STEVE INSKEEP, Host:
NPR's Brian Mann reports.
BRIAN MANN: Rick Steiner roars through Barataria Pass off the southern Louisiana coast. Rust-red slicks of crude oil swirl past the bow of the inflatable skiff. For two decades, Steiner was one of the lead biologists studying the Exxon Valdez oil spill in Alaska. He's an environmental activist now, working with Greenpeace. He suddenly realizes that we're surrounded by a pod of bottlenose dolphins.
RICK STEINER: And these dolphins are all being exposed in the water. They get it in their eyes. They ingest it. Sometimes they actually even inhale it. So they're all being dosed.
(SOUNDBITE OF HELICOPTER ENGINE)
MANN: After the Alaska spill in 1989, Steiner says this kind of full-court press went on for years.
STEINER: In Prince William Sound, they had to do three summers worth of cleanup, and then they realized that there was no net environmental benefit to continuing.
MANN: The debate over how long this cleanup should go on is likely to get complicated. BP has already spent a billion dollars responding to this crisis. In an interview with BBC television last Sunday, CEO Tony Hayward promised to do whatever it takes to make the Gulf Coast clean again.
TONY HAYWARD: That's an absolute commitment, and we will be there long after the media is gone making good on our promises.
MANN: Coast Guard Admiral Thad Allen seemed to agree, suggesting that large-scale cleanup operations might end as early as this fall. Then, in a briefing at the White House on Monday, he offered a clarification.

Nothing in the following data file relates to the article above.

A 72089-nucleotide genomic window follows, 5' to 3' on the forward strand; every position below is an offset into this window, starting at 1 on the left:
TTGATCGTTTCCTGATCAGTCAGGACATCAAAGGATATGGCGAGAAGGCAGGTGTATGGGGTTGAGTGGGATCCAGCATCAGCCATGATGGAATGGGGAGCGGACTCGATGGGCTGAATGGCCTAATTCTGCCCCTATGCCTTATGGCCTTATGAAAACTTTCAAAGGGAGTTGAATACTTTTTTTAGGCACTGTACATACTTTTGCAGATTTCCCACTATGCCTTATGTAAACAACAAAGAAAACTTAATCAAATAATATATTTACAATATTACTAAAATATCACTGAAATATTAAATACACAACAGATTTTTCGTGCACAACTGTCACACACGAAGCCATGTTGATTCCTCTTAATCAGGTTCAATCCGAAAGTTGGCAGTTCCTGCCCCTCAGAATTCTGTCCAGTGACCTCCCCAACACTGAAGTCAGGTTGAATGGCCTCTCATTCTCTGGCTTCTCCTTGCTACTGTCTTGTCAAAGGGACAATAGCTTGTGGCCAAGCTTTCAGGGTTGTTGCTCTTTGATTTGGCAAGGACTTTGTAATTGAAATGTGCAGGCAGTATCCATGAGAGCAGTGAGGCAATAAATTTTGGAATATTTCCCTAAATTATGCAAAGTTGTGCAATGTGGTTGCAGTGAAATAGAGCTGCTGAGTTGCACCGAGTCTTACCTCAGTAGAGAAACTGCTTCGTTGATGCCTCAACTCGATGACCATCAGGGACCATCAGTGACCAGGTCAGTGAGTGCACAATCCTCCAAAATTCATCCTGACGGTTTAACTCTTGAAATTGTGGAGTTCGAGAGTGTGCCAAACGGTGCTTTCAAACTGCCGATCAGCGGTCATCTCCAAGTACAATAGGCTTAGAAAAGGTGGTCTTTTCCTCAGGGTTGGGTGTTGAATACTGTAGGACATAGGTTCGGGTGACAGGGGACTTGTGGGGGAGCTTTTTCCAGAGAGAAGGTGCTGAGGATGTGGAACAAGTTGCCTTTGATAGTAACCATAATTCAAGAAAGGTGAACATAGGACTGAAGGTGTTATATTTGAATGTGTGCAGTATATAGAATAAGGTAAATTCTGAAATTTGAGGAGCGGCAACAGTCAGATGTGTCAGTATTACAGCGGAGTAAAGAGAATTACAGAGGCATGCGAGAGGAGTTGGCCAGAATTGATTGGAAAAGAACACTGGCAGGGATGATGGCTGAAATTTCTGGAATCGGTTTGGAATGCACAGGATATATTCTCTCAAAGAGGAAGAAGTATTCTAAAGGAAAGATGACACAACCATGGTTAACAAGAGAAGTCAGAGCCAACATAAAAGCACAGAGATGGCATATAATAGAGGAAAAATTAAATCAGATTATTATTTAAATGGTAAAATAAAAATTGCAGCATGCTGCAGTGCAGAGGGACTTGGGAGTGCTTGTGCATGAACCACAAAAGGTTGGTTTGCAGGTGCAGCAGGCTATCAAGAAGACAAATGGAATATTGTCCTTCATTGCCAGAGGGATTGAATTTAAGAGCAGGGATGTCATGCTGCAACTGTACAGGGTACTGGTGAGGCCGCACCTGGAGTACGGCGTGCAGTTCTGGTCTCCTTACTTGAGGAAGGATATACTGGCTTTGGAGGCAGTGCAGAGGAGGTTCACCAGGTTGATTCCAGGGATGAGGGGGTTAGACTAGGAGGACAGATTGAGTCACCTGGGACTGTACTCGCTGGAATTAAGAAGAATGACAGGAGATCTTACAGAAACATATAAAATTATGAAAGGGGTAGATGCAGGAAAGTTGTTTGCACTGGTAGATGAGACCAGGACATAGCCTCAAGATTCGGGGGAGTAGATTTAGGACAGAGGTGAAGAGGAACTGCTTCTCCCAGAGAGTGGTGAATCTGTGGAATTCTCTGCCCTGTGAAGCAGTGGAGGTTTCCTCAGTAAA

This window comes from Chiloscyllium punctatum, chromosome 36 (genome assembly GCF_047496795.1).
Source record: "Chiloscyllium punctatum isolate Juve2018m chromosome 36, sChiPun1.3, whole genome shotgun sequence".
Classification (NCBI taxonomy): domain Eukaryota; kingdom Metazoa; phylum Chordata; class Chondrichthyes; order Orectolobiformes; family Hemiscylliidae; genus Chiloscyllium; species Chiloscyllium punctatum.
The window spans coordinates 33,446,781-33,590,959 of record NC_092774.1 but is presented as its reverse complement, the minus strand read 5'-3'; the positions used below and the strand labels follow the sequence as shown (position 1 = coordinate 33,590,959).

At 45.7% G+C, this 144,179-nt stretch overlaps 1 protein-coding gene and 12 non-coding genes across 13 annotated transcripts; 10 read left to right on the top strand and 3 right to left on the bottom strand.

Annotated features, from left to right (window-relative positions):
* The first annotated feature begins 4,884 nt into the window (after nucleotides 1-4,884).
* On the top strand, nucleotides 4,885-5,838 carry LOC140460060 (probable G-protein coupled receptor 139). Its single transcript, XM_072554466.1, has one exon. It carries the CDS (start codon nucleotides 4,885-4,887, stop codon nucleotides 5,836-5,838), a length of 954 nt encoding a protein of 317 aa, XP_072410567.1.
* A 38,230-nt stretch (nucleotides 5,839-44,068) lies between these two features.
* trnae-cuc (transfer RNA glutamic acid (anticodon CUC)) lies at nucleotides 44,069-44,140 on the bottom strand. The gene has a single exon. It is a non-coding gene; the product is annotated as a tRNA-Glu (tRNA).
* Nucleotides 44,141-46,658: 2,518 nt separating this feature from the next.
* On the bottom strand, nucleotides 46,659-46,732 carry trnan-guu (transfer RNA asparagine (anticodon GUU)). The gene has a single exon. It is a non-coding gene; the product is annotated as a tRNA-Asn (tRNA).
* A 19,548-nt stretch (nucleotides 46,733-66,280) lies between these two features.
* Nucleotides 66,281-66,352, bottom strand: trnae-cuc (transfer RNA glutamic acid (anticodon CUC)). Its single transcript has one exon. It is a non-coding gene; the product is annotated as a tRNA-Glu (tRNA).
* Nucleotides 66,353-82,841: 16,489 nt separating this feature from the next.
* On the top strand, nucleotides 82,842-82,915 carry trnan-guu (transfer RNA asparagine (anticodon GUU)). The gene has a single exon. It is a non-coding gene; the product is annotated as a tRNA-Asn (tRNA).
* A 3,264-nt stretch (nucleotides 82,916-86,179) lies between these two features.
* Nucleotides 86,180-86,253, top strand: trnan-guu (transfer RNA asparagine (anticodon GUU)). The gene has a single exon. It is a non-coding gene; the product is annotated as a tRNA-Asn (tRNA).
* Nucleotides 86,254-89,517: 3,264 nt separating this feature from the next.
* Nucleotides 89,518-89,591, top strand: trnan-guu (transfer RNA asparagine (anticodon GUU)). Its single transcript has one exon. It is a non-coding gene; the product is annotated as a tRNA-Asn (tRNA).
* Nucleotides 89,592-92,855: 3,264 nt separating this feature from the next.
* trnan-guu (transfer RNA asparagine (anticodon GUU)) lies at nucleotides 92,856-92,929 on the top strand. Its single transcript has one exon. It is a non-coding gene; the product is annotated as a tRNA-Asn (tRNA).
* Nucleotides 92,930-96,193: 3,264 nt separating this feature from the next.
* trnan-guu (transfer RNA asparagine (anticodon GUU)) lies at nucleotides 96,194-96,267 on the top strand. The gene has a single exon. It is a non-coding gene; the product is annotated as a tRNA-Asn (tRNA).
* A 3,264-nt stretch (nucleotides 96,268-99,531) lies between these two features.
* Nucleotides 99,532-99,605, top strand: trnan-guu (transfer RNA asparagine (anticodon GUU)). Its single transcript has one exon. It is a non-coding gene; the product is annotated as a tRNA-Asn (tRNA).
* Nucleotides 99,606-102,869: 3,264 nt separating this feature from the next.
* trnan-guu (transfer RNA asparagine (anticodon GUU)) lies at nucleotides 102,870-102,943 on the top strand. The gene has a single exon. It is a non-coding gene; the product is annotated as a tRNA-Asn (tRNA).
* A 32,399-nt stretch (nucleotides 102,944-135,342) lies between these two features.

THAD ALLEN: Dealing with the oil spill on the surface is going to go on for a couple of months. After that, it'll be taken care of. I agree with you. Long-term issues of restoring the environment and the habitats and stuff will be years.
MANN: Some leaders along the Gulf Coast say BP and the Obama administration have tried to downplay the magnitude of the cleanup.
STEVE SCALISE: They have underestimated this from day one.
MANN: That's Louisiana Congressman Steve Scalise.
SCALISE: And they don't realize how long-lasting this cleanup could be. I think it could be a long time. I hope they cap the well tomorrow. But if they do, you've still got six weeks of oil in Gulf that are going to continue moving onshore.
MANN: Dr. Moby Solangi heads the Institute of Marine Mammal Studies in Gulfport, Mississippi. He says scientists aren't sure yet how to define success.
MOBY SOLANGI: They might be able to take care of the superficial - you know, the tar and all that that's obvious. But what they're looking for is a lot of the issues in the food chain and the eco system. It's going to take quite a bit of time, quite a bit of study before we can give it a green light.
MANN: Byron Encalade, president of the Louisiana Oystermen's Association(ph), says he's not optimistic, especially if hurricanes push the oil further into coastal wetlands.
BYRON ENCALADE: It could be years and years, especially in the oyster situation, where you would never be able to fish oysters with chemicals coming off the land, on high tides that would come in. You'd have that oil constantly going over those oyster beds.
MANN: For NPR News, I'm Brian Mann.
NPR transcripts are created on a rush deadline by Verb8tm, Inc., an NPR contractor, and produced using a proprietary transcription process developed with NPR. This text may not be in its final form and may be updated or revised in the future. Accuracy and availability may vary. The authoritative record of NPR’s programming is the audio record.